BEDFORD – Saturday, May 8th is opening day at Wiley Youth Park.
Opening ceremony will begin at Noon.
“We are always excited to offer baseball and softball to the youth of our community, and after putting most athletics on pause in 2020 due to the COVID-19 pandemic,” said Frank Decker, Chief Professional Officer. “We are extremely ecstatic to get baseball and softball seasons up and running. We have one of the nicest facilities in southern Indiana in Wiley Park. Wiley was established in 2000 and has served our community well. I do not have enough words of gratitude for all the people that have contributed to the construction and upkeep of our facility, we are very fortunate to be able to host all age groups and genders at the same Location. Particularly now more than ever we need to offer our youth, physical and emotional wellbeing activities, and Wiley Park provides us that opportunity. I personally cannot wait to hear the words, – Play Ball.”
There will be two field dedications on Saturday.
“We will be renaming our T-Ball field to Elliott Field along with renaming our big field Hensley Field after the late Devon Hensley,” said Athletic Director Ben Barker.
Fifteen-year-old Devon Hensley was a familiar face at the Boys & Girls Club of Lawrence County. He had been an athlete for most of his life. He had a physical in November 2007 before the start of baseball season at Bedford North Lawrence High School. Devon was a freshman. Everything was normal and the doctor at the walk-in clinic cleared him to play.
On April 25, 2008, Devon went to practice after school and spent another hour playing catch with his brother. That night, around 2 a.m., his mother Ericka, who was sleeping nearby, awoke to find him shaking violently.
Chuck and Erika along with paramedics performed CPR, but Devon never woke up. He died that night, an autopsy later revealed his heart was near twice the size of a normal 15-year-old’s heart.
According to health officials, one out of every 200,000 high school-aged athletes dies every year, usually during high-intensity sports, such as football or basketball. As in Devon’s case, the most frequent cause of death is hypertrophic cardiomyopathy or HCM.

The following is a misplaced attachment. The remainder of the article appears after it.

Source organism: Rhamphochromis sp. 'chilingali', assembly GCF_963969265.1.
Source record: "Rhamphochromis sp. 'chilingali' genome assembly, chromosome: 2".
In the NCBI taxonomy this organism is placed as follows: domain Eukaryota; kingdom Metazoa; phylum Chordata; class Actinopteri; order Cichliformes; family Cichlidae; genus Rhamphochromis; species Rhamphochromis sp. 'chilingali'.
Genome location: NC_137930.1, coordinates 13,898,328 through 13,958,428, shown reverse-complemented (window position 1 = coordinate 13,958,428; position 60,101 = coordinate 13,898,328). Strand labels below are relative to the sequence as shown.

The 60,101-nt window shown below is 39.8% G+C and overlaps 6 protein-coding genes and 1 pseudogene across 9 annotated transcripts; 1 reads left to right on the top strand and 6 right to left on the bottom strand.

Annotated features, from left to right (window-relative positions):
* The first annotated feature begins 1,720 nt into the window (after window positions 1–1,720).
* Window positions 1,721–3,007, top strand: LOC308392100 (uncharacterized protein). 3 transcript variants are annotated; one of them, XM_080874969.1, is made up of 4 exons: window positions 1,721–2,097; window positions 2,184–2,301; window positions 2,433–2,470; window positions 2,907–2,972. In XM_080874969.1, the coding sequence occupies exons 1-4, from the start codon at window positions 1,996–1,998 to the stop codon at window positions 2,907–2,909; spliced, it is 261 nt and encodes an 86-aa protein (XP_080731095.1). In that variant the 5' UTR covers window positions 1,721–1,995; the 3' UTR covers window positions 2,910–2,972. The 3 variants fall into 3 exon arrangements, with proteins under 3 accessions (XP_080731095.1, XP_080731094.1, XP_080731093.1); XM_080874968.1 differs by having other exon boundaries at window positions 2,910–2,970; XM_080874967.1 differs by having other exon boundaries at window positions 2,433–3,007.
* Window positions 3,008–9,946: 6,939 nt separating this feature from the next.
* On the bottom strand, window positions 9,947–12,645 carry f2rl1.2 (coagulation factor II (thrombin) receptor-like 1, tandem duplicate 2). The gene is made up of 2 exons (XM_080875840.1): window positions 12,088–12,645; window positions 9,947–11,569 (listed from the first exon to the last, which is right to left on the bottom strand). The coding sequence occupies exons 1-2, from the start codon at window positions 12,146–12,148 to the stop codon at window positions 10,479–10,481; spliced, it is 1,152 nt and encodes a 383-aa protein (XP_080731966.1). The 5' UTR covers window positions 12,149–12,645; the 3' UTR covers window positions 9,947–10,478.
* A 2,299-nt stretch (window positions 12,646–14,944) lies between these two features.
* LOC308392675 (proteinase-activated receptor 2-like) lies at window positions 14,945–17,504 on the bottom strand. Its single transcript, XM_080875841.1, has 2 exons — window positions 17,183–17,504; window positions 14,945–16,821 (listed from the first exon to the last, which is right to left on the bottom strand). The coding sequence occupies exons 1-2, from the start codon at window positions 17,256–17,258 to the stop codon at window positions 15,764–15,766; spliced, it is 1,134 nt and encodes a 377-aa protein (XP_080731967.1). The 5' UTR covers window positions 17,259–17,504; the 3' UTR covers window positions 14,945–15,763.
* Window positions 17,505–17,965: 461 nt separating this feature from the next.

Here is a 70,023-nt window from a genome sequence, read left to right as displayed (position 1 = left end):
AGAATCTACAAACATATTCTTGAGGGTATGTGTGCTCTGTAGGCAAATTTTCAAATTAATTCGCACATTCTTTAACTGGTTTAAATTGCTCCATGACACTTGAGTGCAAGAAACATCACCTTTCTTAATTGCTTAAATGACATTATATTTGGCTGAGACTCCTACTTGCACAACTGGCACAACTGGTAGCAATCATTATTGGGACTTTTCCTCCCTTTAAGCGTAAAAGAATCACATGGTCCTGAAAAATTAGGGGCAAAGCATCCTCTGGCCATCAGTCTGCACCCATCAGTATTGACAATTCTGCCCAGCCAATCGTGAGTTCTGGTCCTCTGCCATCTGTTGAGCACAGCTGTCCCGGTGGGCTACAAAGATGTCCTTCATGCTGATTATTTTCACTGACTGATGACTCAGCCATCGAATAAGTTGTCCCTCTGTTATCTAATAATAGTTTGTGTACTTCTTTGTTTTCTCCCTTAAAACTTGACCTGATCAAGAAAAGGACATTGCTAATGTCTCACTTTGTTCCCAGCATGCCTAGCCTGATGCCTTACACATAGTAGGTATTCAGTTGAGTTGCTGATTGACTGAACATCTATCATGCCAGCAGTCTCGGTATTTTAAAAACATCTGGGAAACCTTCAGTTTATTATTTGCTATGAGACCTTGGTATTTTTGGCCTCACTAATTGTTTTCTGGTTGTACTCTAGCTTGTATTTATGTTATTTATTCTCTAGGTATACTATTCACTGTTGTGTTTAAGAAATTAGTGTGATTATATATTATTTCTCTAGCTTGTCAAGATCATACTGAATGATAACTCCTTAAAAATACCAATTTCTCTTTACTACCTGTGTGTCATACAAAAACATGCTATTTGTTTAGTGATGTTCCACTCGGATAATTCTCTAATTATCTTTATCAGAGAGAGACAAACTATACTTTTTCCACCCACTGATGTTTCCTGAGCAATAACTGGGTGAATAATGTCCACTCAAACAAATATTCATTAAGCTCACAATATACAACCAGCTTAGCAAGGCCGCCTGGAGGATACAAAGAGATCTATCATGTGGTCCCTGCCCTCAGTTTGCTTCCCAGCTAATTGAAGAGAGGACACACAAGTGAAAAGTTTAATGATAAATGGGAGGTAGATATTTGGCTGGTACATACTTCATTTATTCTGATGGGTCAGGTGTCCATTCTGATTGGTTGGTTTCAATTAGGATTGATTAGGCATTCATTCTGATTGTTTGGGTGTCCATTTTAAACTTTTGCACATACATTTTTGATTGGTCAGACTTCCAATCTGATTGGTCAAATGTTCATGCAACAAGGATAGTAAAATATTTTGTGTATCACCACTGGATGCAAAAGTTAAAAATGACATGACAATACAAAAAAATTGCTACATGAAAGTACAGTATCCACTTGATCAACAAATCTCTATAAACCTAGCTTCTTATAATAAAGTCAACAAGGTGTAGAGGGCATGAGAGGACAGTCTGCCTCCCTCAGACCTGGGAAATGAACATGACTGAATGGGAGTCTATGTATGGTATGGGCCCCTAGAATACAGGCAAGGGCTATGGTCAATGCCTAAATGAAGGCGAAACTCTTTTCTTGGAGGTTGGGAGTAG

The condition is the most common genetic heart defect; about 500,000 Americans have it. Symptoms can include fainting, chest pain, and difficulty keeping up with other kids during physical activity. But most people are unaware that they have the disease. For some young athletes, the evidence of the condition comes too late as in Devon’s case.
HCM causes the heart muscle to thicken, which makes it harder for the organ to pump blood. Changes in the arrangement of heart muscle cells can also cause rhythm problems that lead to sudden death, usually without prior symptoms.
Dave and Judy Elliott founded Elliott Stone Company near Bedford in 1957.
When her husband died in 2009, official control of the business was turned over to the couple’s four children, but Elliott remained a visible and active presence. Judy passed away on February 5, 2019, the day after her 87th birthday.
David was drafted into the U.S. Army during the Korean War and served in Germany.
David and Judy married on June 24, 1953 in Longview, TX. He owned Elliott Masonry Contracting, later becoming partner in Meredith Stone Company, fabricators of Indiana limestone. They together established Judy, Elliott Stone Co. Inc., quarriers and fabricators of Indiana limestone. They designed and patented a saw to develop an underground quarry.
In 1987 at Stone Expo in Atlanta, GA David was awarded the first annual Stone World Award, Technological Achievement Award as being the most innovative quarrier in North America. In 1988, Governor Robert Orr presented him with the Sagamore on the Wabash Honor.
The two had a strong belief in giving back to the community.
David served on the Bedford Park Board under three mayors: Clarence J. Hauck Jr., Lovell L. Harp and John A. Williams, serving as president several years. He helped to establish the Bedford Recreation Foundation during this time. He served on the Board of Directors of the Bedford Boys Club.
Judy served on the Board of Directors of the Bedford Chamber of Commerce. She was on the Business Panel of the Becky Skillman Leadership Institute. She had served as a board member of Dunn Memorial Hospital, Bedford North Lawrence School Board, Bedford Federal Savings Bank and a member of Psi Iota Xi.
Elliott Stone Company owned 1,000 acres of limestone-laced property in Lawrence and Monroe counties, specializing in the versatile Salem limestone that was used in the Washington National Cathedral, the Lincoln Memorial, the Empire State Building, Rockefeller Center, and the Tribune Tower.
The two worked together making the company into an industry leader. Her love for the limestone industry was evident to anyone fortunate enough to be on one of her famous quarry tours.
Canada-based Polycor Inc. purchased Elliott Stone Company in 2019.